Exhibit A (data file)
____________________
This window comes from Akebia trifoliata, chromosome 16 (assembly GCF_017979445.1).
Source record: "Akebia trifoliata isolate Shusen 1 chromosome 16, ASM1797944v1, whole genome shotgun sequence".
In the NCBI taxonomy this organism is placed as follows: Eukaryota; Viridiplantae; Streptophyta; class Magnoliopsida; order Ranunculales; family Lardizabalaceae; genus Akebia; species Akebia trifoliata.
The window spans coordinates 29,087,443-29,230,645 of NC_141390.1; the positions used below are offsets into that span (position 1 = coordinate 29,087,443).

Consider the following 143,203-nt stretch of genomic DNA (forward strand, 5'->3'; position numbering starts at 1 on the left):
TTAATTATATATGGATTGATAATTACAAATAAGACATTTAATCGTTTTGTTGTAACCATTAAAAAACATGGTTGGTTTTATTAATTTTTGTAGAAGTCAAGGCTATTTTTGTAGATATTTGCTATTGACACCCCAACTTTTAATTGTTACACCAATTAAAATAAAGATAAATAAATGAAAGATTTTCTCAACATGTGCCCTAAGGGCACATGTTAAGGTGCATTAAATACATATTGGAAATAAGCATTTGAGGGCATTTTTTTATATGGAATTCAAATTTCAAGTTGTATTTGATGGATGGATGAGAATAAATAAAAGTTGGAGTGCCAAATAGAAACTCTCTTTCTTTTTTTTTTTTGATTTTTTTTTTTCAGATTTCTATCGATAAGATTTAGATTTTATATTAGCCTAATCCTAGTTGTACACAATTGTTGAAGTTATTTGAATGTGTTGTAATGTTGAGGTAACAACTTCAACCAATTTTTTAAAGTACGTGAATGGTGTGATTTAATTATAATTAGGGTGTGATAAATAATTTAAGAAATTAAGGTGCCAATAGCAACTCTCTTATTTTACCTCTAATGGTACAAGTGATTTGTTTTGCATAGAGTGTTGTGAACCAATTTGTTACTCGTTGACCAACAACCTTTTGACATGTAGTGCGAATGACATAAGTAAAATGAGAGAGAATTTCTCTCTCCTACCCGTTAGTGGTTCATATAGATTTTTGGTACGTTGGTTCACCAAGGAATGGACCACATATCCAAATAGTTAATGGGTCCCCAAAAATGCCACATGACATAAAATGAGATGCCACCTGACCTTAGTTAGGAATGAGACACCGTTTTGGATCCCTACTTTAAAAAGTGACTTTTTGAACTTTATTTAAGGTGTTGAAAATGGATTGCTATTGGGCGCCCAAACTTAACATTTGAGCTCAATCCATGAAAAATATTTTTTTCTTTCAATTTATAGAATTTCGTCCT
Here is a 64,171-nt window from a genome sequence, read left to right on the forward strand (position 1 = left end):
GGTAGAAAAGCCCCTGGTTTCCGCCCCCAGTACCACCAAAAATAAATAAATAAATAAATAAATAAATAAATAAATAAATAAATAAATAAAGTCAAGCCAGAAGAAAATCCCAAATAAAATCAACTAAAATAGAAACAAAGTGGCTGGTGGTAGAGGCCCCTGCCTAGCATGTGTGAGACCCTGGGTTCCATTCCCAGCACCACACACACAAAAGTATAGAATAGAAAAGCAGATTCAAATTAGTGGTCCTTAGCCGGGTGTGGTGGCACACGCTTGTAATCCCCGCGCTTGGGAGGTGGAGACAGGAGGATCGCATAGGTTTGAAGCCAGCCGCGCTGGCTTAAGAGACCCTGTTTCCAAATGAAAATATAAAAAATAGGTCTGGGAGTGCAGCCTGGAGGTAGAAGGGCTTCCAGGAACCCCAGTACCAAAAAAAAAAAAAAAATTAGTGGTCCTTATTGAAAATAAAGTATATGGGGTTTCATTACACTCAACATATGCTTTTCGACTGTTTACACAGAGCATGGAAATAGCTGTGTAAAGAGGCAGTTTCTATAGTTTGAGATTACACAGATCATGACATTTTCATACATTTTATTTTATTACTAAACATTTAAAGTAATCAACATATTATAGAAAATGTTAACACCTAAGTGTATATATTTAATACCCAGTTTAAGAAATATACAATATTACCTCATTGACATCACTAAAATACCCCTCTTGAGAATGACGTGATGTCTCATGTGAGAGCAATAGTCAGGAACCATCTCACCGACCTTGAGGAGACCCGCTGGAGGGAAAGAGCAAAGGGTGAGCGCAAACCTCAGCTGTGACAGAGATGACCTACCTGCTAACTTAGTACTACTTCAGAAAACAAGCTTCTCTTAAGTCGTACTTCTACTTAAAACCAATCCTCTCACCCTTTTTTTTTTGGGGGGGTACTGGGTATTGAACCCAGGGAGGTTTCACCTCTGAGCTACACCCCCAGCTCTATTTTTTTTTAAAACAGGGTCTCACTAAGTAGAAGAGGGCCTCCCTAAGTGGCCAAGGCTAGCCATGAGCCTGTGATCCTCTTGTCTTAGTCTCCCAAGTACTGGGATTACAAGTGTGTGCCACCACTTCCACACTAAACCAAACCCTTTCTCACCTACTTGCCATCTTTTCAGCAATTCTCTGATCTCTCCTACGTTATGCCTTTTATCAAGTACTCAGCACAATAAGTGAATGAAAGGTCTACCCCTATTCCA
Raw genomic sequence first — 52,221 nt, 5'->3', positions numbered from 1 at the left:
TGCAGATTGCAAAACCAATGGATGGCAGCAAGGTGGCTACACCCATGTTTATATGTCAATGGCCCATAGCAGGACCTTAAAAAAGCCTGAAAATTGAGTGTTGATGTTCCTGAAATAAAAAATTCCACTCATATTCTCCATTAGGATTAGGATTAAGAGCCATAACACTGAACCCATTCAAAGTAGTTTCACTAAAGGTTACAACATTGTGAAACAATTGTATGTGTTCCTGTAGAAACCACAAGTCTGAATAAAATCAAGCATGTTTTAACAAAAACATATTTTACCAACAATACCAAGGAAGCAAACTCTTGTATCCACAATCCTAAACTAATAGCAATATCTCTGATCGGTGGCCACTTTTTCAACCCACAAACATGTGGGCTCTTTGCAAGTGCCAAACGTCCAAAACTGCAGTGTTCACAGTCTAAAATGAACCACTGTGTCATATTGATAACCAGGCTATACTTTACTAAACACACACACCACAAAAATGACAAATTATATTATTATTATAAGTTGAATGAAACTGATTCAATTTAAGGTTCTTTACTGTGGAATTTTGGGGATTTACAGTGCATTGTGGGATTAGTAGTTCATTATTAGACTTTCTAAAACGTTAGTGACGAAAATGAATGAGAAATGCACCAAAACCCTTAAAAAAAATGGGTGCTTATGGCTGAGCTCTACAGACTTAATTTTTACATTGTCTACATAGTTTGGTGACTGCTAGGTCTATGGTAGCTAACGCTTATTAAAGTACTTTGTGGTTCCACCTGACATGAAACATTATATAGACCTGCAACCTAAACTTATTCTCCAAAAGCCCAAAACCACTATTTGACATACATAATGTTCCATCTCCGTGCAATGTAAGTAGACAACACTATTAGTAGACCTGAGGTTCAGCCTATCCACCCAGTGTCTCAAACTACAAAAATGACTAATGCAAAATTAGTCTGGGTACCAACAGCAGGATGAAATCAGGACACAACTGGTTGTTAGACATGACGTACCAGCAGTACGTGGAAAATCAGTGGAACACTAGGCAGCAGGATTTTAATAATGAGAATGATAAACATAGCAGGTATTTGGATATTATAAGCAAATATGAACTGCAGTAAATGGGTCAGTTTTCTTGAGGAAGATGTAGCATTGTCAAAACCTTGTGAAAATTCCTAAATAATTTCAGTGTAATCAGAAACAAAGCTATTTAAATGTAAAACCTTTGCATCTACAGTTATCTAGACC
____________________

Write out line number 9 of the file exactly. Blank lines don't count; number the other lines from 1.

Raw genomic sequence first — 52,221 nt, 5'->3', positions numbered from 1 at the left: